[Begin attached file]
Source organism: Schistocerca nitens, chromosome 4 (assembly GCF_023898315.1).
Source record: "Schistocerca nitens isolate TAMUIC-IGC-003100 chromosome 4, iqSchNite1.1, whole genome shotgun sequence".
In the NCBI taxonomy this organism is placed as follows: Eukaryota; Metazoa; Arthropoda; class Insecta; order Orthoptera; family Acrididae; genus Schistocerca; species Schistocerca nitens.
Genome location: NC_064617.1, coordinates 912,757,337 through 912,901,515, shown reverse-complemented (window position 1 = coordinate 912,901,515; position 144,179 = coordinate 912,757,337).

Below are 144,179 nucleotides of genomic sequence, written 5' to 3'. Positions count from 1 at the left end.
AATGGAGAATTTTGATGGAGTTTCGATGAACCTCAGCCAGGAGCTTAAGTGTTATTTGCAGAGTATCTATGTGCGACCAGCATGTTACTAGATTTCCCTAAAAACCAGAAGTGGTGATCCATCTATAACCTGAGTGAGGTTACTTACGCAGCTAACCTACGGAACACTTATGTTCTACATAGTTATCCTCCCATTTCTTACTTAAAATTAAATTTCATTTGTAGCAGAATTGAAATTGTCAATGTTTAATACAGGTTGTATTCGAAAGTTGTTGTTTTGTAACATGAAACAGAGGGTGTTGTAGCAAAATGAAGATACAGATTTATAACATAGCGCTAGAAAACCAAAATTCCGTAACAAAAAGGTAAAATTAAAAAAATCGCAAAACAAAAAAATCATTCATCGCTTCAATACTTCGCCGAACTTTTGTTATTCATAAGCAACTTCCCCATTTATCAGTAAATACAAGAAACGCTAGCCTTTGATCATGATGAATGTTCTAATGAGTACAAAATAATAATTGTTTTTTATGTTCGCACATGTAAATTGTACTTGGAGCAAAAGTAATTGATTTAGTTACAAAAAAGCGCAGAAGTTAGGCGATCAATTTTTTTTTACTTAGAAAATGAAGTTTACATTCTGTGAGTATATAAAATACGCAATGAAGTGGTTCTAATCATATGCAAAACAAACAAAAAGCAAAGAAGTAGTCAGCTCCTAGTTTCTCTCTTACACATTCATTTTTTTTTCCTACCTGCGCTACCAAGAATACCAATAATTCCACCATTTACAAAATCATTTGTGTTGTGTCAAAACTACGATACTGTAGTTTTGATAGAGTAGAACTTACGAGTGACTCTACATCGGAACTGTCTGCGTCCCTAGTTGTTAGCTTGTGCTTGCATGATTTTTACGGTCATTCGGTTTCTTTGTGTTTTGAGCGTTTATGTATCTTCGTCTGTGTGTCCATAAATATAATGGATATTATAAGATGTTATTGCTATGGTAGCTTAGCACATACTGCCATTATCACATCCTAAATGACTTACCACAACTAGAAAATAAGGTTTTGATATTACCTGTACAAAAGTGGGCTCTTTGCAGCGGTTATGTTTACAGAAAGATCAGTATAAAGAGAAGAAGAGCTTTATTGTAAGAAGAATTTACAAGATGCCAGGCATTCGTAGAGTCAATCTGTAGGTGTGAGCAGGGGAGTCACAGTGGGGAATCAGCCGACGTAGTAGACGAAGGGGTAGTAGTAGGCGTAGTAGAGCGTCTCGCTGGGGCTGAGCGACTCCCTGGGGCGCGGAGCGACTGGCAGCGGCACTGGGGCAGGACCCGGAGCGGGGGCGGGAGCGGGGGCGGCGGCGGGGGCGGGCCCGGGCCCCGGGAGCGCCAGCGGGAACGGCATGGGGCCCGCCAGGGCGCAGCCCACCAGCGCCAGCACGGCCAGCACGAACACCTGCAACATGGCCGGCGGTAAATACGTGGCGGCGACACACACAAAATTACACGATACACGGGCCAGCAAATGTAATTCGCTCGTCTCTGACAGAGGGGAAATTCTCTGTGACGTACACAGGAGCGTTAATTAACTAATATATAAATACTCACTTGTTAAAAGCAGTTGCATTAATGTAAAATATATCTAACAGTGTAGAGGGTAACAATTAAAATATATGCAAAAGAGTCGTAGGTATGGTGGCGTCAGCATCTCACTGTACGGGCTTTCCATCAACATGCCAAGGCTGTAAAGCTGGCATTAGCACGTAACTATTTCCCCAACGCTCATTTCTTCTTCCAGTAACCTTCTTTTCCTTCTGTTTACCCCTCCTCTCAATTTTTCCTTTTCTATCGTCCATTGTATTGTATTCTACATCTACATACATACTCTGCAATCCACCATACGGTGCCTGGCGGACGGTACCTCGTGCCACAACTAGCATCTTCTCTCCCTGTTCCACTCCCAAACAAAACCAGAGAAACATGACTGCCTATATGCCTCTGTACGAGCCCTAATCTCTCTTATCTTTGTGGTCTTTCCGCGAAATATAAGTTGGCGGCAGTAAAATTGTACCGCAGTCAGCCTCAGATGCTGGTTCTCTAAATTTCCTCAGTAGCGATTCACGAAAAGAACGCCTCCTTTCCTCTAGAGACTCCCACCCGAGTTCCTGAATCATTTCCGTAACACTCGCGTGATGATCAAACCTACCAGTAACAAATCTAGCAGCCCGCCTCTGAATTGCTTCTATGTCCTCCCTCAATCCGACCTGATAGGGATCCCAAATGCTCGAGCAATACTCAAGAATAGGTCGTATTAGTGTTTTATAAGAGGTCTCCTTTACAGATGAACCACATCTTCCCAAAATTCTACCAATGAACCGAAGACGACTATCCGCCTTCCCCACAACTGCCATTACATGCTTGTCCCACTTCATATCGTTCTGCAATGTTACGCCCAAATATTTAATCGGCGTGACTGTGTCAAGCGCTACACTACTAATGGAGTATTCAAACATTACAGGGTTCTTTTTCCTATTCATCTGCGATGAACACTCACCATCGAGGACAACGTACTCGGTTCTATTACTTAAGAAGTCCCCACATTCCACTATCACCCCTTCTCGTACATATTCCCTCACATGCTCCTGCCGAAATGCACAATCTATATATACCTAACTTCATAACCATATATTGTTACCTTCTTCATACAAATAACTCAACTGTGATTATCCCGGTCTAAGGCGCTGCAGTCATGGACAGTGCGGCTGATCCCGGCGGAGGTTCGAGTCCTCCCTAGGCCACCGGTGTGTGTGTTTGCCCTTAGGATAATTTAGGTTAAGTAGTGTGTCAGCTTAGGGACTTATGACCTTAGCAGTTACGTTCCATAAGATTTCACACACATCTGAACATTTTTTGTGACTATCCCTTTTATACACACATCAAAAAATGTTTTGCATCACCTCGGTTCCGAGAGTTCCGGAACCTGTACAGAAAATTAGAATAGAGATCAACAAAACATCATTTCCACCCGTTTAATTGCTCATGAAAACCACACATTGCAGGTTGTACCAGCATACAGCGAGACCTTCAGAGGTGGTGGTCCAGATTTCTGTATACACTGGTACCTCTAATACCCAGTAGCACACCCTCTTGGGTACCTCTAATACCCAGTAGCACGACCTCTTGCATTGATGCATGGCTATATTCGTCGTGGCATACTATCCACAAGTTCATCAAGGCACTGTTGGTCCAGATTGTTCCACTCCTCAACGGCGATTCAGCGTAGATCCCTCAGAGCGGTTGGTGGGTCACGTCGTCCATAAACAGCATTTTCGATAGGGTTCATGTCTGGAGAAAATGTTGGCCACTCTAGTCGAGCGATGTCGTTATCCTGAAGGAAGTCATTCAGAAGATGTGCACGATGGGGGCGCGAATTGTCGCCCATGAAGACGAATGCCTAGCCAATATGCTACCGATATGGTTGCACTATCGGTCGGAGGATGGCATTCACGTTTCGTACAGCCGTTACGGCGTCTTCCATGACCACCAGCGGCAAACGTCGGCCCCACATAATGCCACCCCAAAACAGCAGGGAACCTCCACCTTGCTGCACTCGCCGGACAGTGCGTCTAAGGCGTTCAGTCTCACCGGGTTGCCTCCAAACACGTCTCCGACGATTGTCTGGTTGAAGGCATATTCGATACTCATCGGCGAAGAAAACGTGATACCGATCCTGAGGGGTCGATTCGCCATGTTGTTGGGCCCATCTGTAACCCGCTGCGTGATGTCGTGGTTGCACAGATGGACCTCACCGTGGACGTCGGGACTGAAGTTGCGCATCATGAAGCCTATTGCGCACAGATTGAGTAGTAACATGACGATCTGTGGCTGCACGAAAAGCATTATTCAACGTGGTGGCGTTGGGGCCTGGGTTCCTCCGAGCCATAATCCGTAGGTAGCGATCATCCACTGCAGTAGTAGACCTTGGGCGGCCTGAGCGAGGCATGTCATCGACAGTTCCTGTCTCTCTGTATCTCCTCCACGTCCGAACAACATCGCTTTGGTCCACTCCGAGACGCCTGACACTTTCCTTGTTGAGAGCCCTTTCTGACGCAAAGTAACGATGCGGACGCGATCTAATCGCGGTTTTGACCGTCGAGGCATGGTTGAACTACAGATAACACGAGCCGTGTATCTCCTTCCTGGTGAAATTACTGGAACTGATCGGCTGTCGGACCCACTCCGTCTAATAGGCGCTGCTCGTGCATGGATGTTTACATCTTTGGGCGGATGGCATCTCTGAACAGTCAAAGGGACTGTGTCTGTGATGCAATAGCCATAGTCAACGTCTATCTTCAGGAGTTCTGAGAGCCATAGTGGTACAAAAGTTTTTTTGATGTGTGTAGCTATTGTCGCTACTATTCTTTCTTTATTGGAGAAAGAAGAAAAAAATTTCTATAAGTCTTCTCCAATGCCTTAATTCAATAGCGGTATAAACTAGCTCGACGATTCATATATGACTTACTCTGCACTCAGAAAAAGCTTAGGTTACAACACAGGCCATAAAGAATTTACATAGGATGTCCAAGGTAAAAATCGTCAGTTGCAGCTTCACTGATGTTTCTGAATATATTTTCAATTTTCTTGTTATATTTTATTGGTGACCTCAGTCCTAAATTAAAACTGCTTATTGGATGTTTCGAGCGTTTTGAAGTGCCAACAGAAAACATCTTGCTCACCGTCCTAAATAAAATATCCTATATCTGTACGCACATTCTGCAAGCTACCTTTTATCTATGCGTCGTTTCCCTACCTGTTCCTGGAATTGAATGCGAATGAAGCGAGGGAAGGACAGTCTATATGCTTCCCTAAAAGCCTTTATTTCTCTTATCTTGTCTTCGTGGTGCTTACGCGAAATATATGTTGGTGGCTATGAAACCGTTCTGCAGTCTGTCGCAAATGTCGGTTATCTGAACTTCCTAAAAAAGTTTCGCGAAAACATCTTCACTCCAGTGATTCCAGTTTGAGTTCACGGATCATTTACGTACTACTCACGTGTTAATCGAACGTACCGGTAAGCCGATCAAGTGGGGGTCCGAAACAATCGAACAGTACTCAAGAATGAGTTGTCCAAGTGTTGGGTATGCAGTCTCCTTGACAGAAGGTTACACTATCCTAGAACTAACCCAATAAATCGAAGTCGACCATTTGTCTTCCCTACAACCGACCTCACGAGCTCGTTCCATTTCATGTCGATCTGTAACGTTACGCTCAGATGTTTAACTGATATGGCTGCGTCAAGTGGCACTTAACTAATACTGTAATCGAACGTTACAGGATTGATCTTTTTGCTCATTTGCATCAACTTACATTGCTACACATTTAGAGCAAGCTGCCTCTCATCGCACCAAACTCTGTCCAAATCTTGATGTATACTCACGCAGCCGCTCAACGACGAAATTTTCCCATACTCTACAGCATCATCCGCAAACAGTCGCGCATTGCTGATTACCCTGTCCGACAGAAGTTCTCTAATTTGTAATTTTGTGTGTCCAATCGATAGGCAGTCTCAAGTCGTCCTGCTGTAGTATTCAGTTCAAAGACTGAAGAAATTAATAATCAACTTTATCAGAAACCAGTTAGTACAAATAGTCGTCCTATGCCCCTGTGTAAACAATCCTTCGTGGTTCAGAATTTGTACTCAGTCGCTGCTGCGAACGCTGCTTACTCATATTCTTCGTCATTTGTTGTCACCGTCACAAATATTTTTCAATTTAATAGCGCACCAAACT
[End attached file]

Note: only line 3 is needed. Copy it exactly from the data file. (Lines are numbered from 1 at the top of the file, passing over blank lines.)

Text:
In the NCBI taxonomy this organism is placed as follows: Eukaryota; Metazoa; Arthropoda; class Insecta; order Orthoptera; family Acrididae; genus Schistocerca; species Schistocerca nitens.